Danielle Allen is a political theorist at Harvard University and a contributing columnist for The Post. She is a co-author of the “Roadmap to Pandemic Resilience” report released Monday by Harvard’s Edmond J. Safra Center for Ethics.

In the debate about how many covid-19 tests are enough, we have to ask “enough for what?” Enough to handle the cases coming into our hospitals? Or enough to control the disease without collective quarantine, so that we can safely go back to work without fearing repeated stay-at-home orders? I want the latter and would guess that most Americans do, too.

Underneath our debate about practicalities and problem-solving is a debate about ideas. Three key ones are at stake.

The first idea at stake is what diagnostic tests should be for.

Should tests be used only therapeutically to diagnose and treat the sick, or should they be used to control the disease? Therapeutic usage helps make sure we can distinguish, for instance, other kinds of respiratory infections from covid-19, which requires a higher level of infection control. You use different treatment protocols for different kinds of respiratory illnesses, and testing helps allocate resources appropriately and control infection in medical contexts. The current Centers for Disease Control and Prevention guidance that tests be used only for symptomatic people is focused on therapeutic usage. We currently have enough tests for that therapeutic purpose.

But can tests also help control the disease outside of the clinical setting? Yes, just as masks can. Some 20 to 40 percent of people infected with the novel coronavirus are asymptomatic. They are significant disease “vectors.” To control the disease without mass stay-at-home orders, you need to be able to test broadly enough to find those asymptomatic people and to find their contacts and test those people, too. Finding all the asymptomatic covid-19 people and having them isolate, with strong social supports, is the best available tool for controlling covid-19 that we are not currently using.

This issue is exactly like the masks issue, in fact. Yes, when we had a small supply, we needed to limit their use to the clinical setting. But at the same time, we needed to massively scale up supply so that everyone could use masks, because they help keep those who don’t know they’re positive from spreading the disease and they help all of us touch our faces less. It’s the same with tests. While we needed to ration at first, by now we should be aggressively scaling up.

Here’s the second core idea being debated.

Which kind of toolkit for control and suppression of disease do we want? A toolkit in which collective stay-at-home orders are a standard and regularly used tool, or one in which they are the absolutely last-stage emergency tool only, and the goal is to never need to use them? If we want the former toolkit, we currently have enough tests. If we want the latter, where we use testing, tracing and supported isolation (TTSI) to find and control the disease, we need many more tests than we have. The former toolkit points us toward current levels of 1 million tests a week. The TTSI toolkit approach points us toward much higher levels, more like 5 million a day, according to research for the report “Roadmap to Pandemic Resilience.”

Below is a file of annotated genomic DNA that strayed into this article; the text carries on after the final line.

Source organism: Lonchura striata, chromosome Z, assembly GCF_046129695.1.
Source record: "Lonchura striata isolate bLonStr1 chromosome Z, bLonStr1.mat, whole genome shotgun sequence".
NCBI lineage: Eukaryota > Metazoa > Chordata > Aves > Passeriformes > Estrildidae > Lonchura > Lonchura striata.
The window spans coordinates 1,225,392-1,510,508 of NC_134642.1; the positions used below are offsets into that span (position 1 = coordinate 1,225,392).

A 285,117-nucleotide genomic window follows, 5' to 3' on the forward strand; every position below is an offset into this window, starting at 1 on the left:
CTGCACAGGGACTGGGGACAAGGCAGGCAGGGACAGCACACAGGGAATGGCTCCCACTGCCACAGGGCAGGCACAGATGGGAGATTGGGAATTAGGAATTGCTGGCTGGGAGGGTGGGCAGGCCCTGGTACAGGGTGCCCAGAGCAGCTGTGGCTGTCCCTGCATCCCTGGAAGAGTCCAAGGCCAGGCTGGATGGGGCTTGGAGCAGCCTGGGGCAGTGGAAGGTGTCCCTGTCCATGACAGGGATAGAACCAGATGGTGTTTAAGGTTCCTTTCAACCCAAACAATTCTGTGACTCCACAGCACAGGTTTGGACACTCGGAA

Here’s the third core idea being debated. Should we hope for the best and plan for the best, or hope for the best and plan for the worst?

The best-case scenario is one in which by the middle of June we have new therapeutics that so significantly reduce the severity of disease and improve its treatability that we no longer really need to worry about how much the disease spreads. And we are seeing good progress. It is within the realm of the possible that we could open up now, without broad testing, and that just when we see cases start to rise again, the therapies will come online and the next wave of the disease will be experienced very differently from the first one.

But should we plan for that pathway? I believe not. That policy has sufficient levels of uncertainty that it makes it impossible for businesses and schools to plan effectively. Would we still be open come fall? That’s the burning question. For the economy to roar back to life, businesses need to know that we will reopen and stay open. For that, we need a broad program of TTSI. No country that has controlled the disease and stayed open has done it without TTSI.

I want to open as soon as possible, and I want to stay open. For that reason, I want testing, tracing and supported isolation. We have the capacity to deliver tests at the scale needed for TTSI. We’re can-do America, and we can deliver. I say we go for it.

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